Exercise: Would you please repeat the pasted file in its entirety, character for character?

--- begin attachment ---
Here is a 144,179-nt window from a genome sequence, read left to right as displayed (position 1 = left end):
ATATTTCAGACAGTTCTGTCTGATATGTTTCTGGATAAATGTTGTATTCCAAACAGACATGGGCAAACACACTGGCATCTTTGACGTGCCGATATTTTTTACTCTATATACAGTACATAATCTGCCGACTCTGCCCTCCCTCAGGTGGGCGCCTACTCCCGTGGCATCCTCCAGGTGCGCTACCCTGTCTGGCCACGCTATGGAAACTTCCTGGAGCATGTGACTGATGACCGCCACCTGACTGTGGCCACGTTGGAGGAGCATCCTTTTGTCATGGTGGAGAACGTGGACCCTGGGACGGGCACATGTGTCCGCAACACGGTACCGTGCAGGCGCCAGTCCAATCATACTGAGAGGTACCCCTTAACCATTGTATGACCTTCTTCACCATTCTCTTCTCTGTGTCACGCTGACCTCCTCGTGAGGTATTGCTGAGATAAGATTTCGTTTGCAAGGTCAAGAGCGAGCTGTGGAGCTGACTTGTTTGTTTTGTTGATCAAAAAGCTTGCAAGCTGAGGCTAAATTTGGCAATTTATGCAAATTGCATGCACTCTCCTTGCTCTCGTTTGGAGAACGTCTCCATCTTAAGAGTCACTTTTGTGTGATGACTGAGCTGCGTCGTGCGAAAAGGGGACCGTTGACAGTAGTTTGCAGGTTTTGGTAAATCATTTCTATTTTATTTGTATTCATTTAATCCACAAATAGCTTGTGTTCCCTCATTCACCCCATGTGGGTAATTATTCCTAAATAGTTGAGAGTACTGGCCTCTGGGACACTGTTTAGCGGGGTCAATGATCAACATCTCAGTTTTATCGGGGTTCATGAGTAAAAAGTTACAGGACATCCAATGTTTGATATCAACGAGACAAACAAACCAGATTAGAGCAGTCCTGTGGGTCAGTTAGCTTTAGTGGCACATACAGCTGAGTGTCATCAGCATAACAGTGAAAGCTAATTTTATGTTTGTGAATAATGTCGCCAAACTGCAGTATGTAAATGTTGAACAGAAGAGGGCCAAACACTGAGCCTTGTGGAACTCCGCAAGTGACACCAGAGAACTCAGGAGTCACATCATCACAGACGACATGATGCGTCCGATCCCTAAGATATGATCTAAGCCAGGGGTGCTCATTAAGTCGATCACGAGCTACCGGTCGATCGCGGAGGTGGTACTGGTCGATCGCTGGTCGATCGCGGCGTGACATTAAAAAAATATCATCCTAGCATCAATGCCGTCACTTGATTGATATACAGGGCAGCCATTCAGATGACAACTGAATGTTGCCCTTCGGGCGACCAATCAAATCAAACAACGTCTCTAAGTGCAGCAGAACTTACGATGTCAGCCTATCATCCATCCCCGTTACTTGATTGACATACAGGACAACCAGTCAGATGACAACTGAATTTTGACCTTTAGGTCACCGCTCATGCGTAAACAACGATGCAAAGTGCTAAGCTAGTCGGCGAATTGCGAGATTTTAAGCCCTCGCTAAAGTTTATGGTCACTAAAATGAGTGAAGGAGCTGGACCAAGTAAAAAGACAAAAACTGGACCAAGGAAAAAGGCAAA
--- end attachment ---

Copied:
Here is a 144,179-nt window from a genome sequence, read left to right as displayed (position 1 = left end):
ATATTTCAGACAGTTCTGTCTGATATGTTTCTGGATAAATGTTGTATTCCAAACAGACATGGGCAAACACACTGGCATCTTTGACGTGCCGATATTTTTTACTCTATATACAGTACATAATCTGCCGACTCTGCCCTCCCTCAGGTGGGCGCCTACTCCCGTGGCATCCTCCAGGTGCGCTACCCTGTCTGGCCACGCTATGGAAACTTCCTGGAGCATGTGACTGATGACCGCCACCTGACTGTGGCCACGTTGGAGGAGCATCCTTTTGTCATGGTGGAGAACGTGGACCCTGGGACGGGCACATGTGTCCGCAACACGGTACCGTGCAGGCGCCAGTCCAATCATACTGAGAGGTACCCCTTAACCATTGTATGACCTTCTTCACCATTCTCTTCTCTGTGTCACGCTGACCTCCTCGTGAGGTATTGCTGAGATAAGATTTCGTTTGCAAGGTCAAGAGCGAGCTGTGGAGCTGACTTGTTTGTTTTGTTGATCAAAAAGCTTGCAAGCTGAGGCTAAATTTGGCAATTTATGCAAATTGCATGCACTCTCCTTGCTCTCGTTTGGAGAACGTCTCCATCTTAAGAGTCACTTTTGTGTGATGACTGAGCTGCGTCGTGCGAAAAGGGGACCGTTGACAGTAGTTTGCAGGTTTTGGTAAATCATTTCTATTTTATTTGTATTCATTTAATCCACAAATAGCTTGTGTTCCCTCATTCACCCCATGTGGGTAATTATTCCTAAATAGTTGAGAGTACTGGCCTCTGGGACACTGTTTAGCGGGGTCAATGATCAACATCTCAGTTTTATCGGGGTTCATGAGTAAAAAGTTACAGGACATCCAATGTTTGATATCAACGAGACAAACAAACCAGATTAGAGCAGTCCTGTGGGTCAGTTAGCTTTAGTGGCACATACAGCTGAGTGTCATCAGCATAACAGTGAAAGCTAATTTTATGTTTGTGAATAATGTCGCCAAACTGCAGTATGTAAATGTTGAACAGAAGAGGGCCAAACACTGAGCCTTGTGGAACTCCGCAAGTGACACCAGAGAACTCAGGAGTCACATCATCACAGACGACATGATGCGTCCGATCCCTAAGATATGATCTAAGCCAGGGGTGCTCATTAAGTCGATCACGAGCTACCGGTCGATCGCGGAGGTGGTACTGGTCGATCGCTGGTCGATCGCGGCGTGACATTAAAAAAATATCATCCTAGCATCAATGCCGTCACTTGATTGATATACAGGGCAGCCATTCAGATGACAACTGAATGTTGCCCTTCGGGCGACCAATCAAATCAAACAACGTCTCTAAGTGCAGCAGAACTTACGATGTCAGCCTATCATCCATCCCCGTTACTTGATTGACATACAGGACAACCAGTCAGATGACAACTGAATTTTGACCTTTAGGTCACCGCTCATGCGTAAACAACGATGCAAAGTGCTAAGCTAGTCGGCGAATTGCGAGATTTTAAGCCCTCGCTAAAGTTTATGGTCACTAAAATGAGTGAAGGAGCTGGACCAAGTAAAAAGACAAAAACTGGACCAAGGAAAAAGGCAAA